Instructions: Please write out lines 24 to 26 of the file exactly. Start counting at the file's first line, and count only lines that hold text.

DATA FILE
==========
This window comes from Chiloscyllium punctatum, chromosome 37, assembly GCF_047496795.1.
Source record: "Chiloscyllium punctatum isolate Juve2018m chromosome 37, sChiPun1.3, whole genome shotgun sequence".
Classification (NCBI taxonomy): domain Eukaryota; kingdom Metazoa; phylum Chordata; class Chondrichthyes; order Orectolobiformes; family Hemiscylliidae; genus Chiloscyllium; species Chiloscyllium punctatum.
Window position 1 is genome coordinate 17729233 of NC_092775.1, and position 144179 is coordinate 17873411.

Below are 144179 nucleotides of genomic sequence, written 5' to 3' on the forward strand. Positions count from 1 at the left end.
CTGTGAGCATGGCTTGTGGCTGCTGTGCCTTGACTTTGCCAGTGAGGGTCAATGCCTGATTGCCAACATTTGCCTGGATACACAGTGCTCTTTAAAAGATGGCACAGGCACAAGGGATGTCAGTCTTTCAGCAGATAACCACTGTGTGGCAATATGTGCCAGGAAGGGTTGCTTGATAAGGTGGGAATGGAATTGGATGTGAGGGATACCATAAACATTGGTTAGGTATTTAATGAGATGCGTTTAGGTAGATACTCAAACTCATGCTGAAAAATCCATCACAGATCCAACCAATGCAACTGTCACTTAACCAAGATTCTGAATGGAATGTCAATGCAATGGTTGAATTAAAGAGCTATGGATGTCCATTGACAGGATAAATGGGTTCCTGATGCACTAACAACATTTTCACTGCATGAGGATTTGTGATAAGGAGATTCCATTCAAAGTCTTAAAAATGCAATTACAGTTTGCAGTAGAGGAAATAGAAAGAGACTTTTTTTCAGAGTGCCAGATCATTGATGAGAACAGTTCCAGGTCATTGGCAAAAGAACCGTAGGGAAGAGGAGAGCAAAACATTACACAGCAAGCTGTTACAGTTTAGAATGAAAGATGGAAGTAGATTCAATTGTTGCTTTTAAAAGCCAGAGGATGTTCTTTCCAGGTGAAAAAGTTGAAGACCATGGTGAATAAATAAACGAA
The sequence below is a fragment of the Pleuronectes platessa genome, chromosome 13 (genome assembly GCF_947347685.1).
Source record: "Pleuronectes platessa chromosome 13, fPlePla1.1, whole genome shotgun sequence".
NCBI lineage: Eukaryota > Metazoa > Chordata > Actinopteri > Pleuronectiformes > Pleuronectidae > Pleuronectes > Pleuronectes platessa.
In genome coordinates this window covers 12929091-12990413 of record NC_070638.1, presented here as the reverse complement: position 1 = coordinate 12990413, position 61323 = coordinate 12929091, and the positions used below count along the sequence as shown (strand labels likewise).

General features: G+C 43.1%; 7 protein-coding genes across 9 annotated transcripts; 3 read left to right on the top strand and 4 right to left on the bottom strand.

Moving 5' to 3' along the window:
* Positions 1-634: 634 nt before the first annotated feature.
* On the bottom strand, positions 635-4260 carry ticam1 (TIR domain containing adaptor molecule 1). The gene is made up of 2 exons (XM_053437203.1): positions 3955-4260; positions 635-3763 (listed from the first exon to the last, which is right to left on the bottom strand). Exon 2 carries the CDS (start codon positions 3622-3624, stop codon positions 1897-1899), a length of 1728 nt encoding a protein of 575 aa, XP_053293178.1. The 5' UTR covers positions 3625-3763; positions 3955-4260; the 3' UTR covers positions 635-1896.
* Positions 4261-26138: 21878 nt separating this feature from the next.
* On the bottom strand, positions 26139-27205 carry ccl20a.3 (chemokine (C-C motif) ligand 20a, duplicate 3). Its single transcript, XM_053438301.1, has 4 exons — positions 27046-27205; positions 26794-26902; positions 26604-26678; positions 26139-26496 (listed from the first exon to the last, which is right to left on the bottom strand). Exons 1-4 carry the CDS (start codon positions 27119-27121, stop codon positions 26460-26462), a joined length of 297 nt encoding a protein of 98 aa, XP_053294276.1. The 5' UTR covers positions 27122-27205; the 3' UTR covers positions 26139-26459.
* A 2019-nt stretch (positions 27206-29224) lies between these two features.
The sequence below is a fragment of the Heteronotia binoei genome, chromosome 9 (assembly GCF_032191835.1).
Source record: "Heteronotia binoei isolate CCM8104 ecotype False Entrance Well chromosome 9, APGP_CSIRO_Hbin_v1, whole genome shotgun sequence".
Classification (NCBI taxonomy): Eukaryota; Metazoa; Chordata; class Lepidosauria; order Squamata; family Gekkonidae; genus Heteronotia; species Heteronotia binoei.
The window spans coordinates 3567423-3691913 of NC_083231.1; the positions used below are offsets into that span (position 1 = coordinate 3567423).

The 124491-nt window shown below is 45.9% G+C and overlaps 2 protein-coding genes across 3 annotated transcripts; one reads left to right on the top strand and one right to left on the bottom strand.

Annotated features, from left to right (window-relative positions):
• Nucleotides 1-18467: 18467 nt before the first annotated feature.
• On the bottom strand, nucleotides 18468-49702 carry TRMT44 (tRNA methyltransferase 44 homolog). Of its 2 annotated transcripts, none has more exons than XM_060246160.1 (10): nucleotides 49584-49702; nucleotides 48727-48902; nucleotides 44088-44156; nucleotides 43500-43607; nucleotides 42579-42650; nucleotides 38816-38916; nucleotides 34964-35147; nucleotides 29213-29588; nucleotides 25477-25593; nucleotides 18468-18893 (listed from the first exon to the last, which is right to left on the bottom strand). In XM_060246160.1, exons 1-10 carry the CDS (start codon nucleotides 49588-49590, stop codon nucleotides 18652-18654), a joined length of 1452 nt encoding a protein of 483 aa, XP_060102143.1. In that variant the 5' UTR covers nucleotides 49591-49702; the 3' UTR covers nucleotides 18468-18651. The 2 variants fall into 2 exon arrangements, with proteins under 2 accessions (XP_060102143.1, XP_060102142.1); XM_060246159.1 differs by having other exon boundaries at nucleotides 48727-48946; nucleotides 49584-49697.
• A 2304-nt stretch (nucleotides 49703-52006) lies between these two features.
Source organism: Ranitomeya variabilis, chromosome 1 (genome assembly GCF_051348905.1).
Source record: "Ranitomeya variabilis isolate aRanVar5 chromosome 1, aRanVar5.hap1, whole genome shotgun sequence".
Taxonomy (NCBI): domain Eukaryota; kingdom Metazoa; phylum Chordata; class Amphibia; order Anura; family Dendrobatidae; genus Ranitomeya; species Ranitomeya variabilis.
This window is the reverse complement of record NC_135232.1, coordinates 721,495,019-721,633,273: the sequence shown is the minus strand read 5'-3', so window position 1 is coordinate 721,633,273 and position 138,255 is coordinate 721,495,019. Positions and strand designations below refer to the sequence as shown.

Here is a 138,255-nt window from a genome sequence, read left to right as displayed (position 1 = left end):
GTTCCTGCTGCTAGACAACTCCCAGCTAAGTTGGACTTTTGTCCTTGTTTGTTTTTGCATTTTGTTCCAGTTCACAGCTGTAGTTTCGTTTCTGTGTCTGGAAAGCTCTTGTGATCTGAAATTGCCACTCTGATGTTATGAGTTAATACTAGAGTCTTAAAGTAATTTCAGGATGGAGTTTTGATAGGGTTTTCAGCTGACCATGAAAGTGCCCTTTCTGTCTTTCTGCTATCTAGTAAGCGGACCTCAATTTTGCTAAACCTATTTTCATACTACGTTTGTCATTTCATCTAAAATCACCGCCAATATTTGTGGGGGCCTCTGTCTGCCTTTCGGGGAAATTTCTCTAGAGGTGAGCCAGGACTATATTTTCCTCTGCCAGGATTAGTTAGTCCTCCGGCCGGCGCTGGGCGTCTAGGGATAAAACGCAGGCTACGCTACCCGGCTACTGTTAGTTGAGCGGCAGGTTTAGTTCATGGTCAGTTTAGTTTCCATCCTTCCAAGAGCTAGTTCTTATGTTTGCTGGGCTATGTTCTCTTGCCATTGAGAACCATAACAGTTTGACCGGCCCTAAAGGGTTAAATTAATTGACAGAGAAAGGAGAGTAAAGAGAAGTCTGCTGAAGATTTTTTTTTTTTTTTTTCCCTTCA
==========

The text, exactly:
• Nucleotides 1-18467: 18467 nt before the first annotated feature.
• On the bottom strand, nucleotides 18468-49702 carry TRMT44 (tRNA methyltransferase 44 homolog). Of its 2 annotated transcripts, none has more exons than XM_060246160.1 (10): nucleotides 49584-49702; nucleotides 48727-48902; nucleotides 44088-44156; nucleotides 43500-43607; nucleotides 42579-42650; nucleotides 38816-38916; nucleotides 34964-35147; nucleotides 29213-29588; nucleotides 25477-25593; nucleotides 18468-18893 (listed from the first exon to the last, which is right to left on the bottom strand). In XM_060246160.1, exons 1-10 carry the CDS (start codon nucleotides 49588-49590, stop codon nucleotides 18652-18654), a joined length of 1452 nt encoding a protein of 483 aa, XP_060102143.1. In that variant the 5' UTR covers nucleotides 49591-49702; the 3' UTR covers nucleotides 18468-18651. The 2 variants fall into 2 exon arrangements, with proteins under 2 accessions (XP_060102143.1, XP_060102142.1); XM_060246159.1 differs by having other exon boundaries at nucleotides 48727-48946; nucleotides 49584-49697.
• A 2304-nt stretch (nucleotides 49703-52006) lies between these two features.